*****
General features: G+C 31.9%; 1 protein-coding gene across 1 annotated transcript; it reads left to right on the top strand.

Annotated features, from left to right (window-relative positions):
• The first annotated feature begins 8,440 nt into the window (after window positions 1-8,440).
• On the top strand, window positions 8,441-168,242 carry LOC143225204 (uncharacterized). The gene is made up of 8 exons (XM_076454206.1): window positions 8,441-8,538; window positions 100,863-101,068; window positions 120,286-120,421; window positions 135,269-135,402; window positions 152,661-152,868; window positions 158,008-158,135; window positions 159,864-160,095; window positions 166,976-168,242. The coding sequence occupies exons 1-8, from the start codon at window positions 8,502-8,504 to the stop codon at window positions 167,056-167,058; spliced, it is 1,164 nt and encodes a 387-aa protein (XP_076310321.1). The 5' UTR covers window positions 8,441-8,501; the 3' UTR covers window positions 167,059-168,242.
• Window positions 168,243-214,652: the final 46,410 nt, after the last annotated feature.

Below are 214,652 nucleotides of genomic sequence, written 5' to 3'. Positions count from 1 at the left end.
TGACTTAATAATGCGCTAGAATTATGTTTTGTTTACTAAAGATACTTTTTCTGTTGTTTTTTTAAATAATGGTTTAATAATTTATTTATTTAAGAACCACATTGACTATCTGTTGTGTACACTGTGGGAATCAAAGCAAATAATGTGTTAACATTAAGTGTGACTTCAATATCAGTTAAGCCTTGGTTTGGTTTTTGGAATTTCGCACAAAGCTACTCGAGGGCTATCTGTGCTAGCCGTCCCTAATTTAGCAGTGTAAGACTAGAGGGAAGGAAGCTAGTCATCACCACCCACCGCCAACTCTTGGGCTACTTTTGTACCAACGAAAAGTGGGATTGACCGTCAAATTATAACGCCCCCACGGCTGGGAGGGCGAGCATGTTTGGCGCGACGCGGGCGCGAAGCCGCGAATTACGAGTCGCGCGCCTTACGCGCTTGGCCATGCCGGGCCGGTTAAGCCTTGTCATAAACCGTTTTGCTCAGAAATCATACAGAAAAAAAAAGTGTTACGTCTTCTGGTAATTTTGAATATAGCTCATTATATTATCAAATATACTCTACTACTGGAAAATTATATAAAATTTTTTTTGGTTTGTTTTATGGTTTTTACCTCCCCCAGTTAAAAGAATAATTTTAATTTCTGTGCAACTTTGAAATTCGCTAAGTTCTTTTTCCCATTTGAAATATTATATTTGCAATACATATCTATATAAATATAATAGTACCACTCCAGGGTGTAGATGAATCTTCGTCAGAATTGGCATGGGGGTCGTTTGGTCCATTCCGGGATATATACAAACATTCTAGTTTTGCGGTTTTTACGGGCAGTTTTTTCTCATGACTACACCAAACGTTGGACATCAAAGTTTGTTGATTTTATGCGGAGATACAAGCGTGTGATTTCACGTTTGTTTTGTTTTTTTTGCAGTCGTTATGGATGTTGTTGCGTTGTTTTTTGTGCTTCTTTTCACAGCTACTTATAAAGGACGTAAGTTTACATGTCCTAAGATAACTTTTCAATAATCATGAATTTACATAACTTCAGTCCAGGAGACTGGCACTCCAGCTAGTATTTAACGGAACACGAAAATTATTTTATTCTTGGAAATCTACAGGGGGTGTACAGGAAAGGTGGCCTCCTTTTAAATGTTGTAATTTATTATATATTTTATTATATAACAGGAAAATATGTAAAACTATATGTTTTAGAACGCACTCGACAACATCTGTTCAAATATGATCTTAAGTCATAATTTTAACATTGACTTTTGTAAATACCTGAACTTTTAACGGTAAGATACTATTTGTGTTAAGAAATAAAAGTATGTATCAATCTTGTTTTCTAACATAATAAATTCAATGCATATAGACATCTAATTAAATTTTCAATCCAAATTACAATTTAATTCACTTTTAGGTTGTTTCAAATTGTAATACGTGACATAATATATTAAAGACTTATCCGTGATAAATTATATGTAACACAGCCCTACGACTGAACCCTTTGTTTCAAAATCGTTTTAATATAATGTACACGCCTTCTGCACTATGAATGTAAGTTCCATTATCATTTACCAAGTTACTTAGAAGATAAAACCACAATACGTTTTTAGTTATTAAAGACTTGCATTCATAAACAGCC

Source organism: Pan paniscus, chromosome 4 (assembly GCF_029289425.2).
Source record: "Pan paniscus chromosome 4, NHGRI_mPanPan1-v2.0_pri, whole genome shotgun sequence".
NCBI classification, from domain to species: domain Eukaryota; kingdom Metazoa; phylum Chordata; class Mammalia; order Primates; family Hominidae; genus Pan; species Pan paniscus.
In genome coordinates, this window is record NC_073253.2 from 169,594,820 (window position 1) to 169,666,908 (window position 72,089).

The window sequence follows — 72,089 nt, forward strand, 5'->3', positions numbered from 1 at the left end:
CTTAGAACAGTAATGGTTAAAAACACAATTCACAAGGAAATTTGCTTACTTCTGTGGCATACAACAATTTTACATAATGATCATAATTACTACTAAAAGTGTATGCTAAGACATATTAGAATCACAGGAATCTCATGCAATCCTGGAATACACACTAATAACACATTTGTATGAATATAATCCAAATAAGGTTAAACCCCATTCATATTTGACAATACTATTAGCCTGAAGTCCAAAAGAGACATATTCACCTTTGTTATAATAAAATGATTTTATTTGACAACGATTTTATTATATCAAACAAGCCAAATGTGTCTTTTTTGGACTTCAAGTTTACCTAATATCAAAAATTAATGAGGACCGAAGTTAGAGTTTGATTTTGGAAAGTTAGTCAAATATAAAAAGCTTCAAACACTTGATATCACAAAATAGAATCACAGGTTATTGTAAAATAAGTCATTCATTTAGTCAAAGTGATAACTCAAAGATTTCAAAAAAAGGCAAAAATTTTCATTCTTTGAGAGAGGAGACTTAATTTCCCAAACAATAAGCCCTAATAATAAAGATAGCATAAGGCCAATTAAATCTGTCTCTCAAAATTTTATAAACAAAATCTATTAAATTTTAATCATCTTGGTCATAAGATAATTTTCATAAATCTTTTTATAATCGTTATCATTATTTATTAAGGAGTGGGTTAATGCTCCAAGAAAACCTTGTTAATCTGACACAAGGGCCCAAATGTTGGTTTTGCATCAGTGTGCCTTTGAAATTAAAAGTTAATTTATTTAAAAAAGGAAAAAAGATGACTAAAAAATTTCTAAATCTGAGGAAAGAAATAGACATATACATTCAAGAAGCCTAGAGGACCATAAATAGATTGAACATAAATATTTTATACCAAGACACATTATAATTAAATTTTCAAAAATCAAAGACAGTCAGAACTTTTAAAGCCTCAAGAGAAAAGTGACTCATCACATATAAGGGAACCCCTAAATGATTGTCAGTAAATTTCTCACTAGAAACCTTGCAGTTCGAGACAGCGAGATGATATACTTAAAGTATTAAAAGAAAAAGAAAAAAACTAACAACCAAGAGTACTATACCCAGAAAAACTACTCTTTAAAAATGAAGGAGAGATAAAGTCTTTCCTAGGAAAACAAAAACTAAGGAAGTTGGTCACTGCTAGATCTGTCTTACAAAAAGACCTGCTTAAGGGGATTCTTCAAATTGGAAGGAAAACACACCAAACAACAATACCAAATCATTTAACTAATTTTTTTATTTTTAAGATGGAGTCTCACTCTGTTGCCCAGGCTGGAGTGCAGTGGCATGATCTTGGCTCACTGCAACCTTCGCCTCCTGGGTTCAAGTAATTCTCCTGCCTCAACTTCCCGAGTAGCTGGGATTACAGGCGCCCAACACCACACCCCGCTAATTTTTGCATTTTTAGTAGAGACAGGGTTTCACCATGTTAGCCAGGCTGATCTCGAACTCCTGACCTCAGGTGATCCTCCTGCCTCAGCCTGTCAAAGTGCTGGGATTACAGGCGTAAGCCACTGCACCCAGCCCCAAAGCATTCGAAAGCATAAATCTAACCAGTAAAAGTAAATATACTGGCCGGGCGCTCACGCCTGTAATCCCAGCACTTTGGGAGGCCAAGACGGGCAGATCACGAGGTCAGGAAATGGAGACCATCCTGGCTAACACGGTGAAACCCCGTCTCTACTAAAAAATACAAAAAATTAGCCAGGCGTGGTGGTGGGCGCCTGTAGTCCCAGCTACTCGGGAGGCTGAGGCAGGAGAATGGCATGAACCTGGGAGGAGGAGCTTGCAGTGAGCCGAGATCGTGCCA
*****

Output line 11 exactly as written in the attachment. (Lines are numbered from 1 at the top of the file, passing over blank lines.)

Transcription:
In genome coordinates, this window is record NC_073253.2 from 169,594,820 (window position 1) to 169,666,908 (window position 72,089).